Much of the output of the regenerative medicine and tissue engineering fields will be of greatest use to old people: repair and replacement of worn, damaged, and diseased tissue. Unfortunately the cellular environment in an old body works to suppress stem cell activity, and this seems to be a more important factor in the decline of regenerative capacity than age-related damage to stem cells themselves, or the size of the stem cell population. This is perhaps an evolved response to rising levels of cellular damage, and works to suppress cancer risk - but at the cost of an accelerated decline in organ and tissue function.
From a practical standpoint, this means that the stem cell research community must learn to control and reverse specific aspects of aging in order for their therapies to have the best possible effect. Otherwise they are throwing good stem cells into an environment that will suppress their activity. This roadblock is actually a good thing: this field of research is very well funded, and thus we all benefit as they find out that aging is in their way. Here is an example of the sort of exploratory early-stage work taking place today:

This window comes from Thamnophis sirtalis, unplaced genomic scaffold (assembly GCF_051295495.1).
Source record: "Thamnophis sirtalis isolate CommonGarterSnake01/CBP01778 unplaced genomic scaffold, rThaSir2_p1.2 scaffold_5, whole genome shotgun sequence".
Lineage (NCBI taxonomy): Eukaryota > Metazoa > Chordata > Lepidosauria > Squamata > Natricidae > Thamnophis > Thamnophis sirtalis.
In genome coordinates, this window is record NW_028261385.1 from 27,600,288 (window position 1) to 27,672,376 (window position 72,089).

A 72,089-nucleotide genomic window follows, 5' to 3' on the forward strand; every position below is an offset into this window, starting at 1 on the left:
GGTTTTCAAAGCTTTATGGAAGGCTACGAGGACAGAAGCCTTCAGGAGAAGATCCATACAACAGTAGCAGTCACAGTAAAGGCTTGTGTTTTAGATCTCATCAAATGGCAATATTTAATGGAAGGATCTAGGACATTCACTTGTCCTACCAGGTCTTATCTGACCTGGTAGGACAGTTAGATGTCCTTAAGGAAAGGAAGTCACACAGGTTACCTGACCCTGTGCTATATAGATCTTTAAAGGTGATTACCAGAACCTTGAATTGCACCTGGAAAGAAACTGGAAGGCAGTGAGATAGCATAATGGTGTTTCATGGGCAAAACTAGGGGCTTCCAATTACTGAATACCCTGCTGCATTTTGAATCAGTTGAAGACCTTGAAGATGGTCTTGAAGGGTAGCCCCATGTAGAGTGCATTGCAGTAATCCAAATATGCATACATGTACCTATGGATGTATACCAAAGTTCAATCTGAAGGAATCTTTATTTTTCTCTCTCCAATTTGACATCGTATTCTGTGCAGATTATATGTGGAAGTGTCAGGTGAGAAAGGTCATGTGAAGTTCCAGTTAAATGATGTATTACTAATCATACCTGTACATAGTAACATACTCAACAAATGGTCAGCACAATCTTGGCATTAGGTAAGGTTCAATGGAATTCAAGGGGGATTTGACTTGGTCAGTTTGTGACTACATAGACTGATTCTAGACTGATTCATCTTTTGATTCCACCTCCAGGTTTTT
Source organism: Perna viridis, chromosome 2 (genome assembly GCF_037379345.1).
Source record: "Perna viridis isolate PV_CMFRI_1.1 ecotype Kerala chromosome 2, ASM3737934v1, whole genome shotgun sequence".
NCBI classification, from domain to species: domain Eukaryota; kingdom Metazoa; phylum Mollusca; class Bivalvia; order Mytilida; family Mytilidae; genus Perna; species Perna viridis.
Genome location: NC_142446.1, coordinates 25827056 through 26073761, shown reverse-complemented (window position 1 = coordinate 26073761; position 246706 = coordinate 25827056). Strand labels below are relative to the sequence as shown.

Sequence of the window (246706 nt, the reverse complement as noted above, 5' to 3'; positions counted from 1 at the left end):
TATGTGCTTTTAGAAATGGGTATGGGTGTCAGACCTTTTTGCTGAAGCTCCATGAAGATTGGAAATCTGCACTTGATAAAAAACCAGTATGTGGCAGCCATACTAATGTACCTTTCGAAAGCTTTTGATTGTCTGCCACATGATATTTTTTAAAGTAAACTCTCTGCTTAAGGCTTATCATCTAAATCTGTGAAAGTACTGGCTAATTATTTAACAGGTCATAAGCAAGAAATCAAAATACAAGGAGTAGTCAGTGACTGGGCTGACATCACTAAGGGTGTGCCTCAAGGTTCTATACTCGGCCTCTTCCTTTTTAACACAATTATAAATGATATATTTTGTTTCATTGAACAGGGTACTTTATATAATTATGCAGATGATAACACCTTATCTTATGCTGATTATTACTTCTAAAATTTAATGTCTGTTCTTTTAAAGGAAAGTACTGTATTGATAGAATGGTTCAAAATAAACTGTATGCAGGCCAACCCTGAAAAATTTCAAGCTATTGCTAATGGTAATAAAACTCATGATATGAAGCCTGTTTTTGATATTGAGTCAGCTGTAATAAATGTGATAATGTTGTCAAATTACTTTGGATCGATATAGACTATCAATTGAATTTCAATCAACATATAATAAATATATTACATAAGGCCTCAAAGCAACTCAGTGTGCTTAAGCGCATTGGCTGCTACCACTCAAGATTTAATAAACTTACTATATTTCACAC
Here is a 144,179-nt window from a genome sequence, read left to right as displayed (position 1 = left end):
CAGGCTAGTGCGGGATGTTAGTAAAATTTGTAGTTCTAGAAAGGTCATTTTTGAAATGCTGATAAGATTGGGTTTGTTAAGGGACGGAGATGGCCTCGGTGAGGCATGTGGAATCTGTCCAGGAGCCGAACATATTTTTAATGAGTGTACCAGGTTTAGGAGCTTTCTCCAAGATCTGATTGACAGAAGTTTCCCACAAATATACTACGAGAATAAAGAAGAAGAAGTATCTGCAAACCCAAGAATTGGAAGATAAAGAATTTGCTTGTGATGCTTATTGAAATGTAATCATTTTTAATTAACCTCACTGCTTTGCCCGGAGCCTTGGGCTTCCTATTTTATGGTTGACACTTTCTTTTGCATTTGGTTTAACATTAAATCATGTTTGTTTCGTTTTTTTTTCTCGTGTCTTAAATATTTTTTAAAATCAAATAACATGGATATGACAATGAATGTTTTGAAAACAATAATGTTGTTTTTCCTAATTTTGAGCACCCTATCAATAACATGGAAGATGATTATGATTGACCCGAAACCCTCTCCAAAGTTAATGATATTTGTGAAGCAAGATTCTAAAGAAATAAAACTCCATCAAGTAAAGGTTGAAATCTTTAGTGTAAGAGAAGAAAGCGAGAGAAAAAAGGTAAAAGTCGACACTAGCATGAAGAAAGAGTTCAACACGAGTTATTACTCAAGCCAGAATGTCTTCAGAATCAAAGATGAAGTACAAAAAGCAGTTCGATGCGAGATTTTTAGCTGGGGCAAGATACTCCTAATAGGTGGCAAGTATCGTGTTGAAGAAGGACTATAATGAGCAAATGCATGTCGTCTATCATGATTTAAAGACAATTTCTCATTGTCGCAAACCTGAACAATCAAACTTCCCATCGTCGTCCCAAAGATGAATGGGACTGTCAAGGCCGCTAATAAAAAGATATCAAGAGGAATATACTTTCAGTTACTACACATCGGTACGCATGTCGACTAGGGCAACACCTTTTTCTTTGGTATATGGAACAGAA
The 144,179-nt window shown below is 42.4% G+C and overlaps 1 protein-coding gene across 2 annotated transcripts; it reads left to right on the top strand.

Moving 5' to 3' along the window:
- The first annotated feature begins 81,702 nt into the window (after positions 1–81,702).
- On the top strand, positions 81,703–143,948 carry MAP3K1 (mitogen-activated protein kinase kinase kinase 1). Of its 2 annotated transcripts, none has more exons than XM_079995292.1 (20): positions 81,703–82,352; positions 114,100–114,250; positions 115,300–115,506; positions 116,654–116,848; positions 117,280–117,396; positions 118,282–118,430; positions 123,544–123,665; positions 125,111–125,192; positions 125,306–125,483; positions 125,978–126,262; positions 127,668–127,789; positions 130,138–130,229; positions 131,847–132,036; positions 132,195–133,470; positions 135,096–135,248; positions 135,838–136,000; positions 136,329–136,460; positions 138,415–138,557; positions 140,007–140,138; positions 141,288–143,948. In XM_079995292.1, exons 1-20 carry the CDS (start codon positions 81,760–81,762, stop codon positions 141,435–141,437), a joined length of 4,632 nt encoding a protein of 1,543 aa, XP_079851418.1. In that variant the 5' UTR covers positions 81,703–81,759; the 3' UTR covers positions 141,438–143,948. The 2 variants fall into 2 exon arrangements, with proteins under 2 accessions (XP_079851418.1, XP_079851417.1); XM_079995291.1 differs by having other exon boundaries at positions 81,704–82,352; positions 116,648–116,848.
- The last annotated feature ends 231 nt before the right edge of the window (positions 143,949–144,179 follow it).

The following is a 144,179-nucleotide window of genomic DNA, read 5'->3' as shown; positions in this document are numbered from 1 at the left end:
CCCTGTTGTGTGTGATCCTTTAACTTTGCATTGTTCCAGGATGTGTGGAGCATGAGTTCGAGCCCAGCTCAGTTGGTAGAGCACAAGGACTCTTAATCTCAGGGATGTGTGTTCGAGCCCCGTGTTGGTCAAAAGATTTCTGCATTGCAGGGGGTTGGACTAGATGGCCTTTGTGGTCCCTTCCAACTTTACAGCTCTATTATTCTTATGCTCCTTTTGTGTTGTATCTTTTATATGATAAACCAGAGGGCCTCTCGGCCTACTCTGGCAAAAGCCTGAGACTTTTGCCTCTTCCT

This study investigated whether cytokine enhancement of a biodegradable patch could restore cardiac function after surgical ventricular restoration (SVR) even when seeded with cells from old donors. ... SVR can partially restore heart size and improve function late after an extensive anterior myocardial infarction. However, 2 limitations include the stiff synthetic patch used and the limited healing of the infarct scar in aged patients.
We [placed cytokines onto] porous collagen scaffolds. We seeded human mesenchymal stromal cells from young or old donors into the scaffolds, with or without growth factors. The patches were characterized and used for SVR in a rat model of myocardial infarction. Cardiac function was assessed.
In vitro results showed that cells from old donors grew slower in the scaffolds. However, the presence of cytokines modulated the aging-related p16 gene and enhanced cell proliferation, converting the old cell phenotype to a young phenotype. In vivo studies showed that 28 days after SVR, patches seeded with cells from old donors did not induce functional recovery as well as patches seeded with young cells. However, cytokine-enhanced patches seeded with old cells exhibited preserved patch area, prolonged cell survival, and augmented angiogenesis, and rats implanted with these patches had better cardiac function. The patch became an elastic tissue, and the old cells were rejuvenated.